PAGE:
neously expressed by myeloma cells across both patients and
cell lines (7,10,11). We found nine markers (CD9, CD27,
CD33, CD45, CD81, CD106, CD117, CD137, FGFR3) that
were usually absent or present in an entire HMCL population
and efficient in segregating cell lines within the groups (Fig.
1A). Of note, some of them (CD27, CD33, CD45, CD117, or
FGFR3) are well-known myeloma-related deregulated
markers. The use of clonally related markers, such as HLA-
A*02 and kappa/lambda, may also help to identify cross-
contaminations that may occur after initial genomic authenti-
cation. As shown in Table 2 and Figure 1B, the HLA-A*02-
surface kappa/lambda algorithm in association with the differ-
ential expression of CD28, CD40, or CD5 discriminates the
eight MCLCLs (the MAVER-1 and MINO cell lines are discri-
minated using the differential levels in lambda and CD5
expression). Thus, HMCLs and MCLCLs are identified using
at least two (e.g., KARPAS620 or JEKO-1) and at most five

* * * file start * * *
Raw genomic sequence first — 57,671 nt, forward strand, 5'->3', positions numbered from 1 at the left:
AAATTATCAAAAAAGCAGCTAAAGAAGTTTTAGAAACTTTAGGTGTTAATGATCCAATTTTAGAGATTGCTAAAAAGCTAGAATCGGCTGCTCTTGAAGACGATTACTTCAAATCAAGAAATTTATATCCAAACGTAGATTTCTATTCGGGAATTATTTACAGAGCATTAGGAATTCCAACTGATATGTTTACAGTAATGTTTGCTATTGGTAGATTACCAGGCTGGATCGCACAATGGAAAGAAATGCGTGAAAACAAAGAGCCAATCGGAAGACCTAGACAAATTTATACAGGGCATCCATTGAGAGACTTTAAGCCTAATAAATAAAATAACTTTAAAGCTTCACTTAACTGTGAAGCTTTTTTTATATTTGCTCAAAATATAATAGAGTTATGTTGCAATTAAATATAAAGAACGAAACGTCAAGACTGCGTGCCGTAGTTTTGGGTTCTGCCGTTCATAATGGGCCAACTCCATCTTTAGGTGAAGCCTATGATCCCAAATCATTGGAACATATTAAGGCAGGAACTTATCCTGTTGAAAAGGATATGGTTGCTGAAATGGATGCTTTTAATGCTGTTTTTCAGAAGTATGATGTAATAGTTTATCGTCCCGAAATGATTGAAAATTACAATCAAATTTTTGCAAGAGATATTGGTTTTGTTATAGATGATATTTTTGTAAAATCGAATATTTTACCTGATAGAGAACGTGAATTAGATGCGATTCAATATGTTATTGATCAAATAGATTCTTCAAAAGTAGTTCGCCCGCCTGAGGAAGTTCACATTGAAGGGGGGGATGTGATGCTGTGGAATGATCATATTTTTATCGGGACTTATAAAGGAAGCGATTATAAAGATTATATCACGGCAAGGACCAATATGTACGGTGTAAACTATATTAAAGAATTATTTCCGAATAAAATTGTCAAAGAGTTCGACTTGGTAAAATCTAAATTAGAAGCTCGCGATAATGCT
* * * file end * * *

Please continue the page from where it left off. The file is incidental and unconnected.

markers (ANBL-6).
Our authentication procedure of cell lines can be per-
formed in one half-day and does not require DNA. Moreover,
flow cytometry is powerful for the detection of very low cross-
contamination, which might increase during culture time and
repetitive freezing and thawing of cells. This algorithm can
also be used for STR-certified cell lines for which HLA Class I
Table 1. Algorithm for HMCLs.
HMCL HLA-A*02 c-KAPPA c-LAMBDA CD81 CD45 CD137 FGFR3 CD117 CD33 CD9 CD27 CD106 TOTAL
KARPAS620 111 11 2 11 2 2 2 1 2 11 2 2 2
JIM3 1112 11 2 22 2 2 2 2 22 3
U266 1112 11 1 12 2 2 2 2 22 3
KMM1 11 2 11 11 2 1 2 2 2 2 2 2 3
L363 111 2 11 11 2 2 2 2 2 2 2 2 4
KMS11 2 11 2 2 2 2 111 2 2 111 2 2 3
NCIH929 2112 1221221
a
22 3
AMO1 2 11 2 11 11 2 2 2 2 2 2 2 3
JJN3 2 11 2 111 2 2 2 1
a
2 111
a
22 3
SKMM2 2 11 2 111 2 2 2 2 11
a
2223
OPM2 2 2 11 111 2 2 111 2 2 2 2 2 3
LP1 2 2 11 2 2 2 1 2 2 2 2 2 3
RPMI8226 2 2 11 11 2 2 2 2 11 11 2 2 3
MM1S 2 2 11 2 2 2 2 2 2 111 2 2 3
ANBL6 221 2222221
a
22 5
KMS12BM 222
b
1 2 2 2 2 2 111 11 2 4
KMS12PE 222
b
11122 2 2 2 2 21 4
a
Expressed by a subpopulation.
b
KMS12BM and KMS12PE are non-secreting cell lines derived from the same patient and express no detectable level of lambda pro-
tein (both are weakly lambda positive at the mRNA level).
“Total” indicates the minimum number of markers required for cell line identification (the required markers are indicated by gray
shaded areas). Expression was determined using flow cytometry. The monoclonal antibodies (mAbs) used were PE-conjugated, except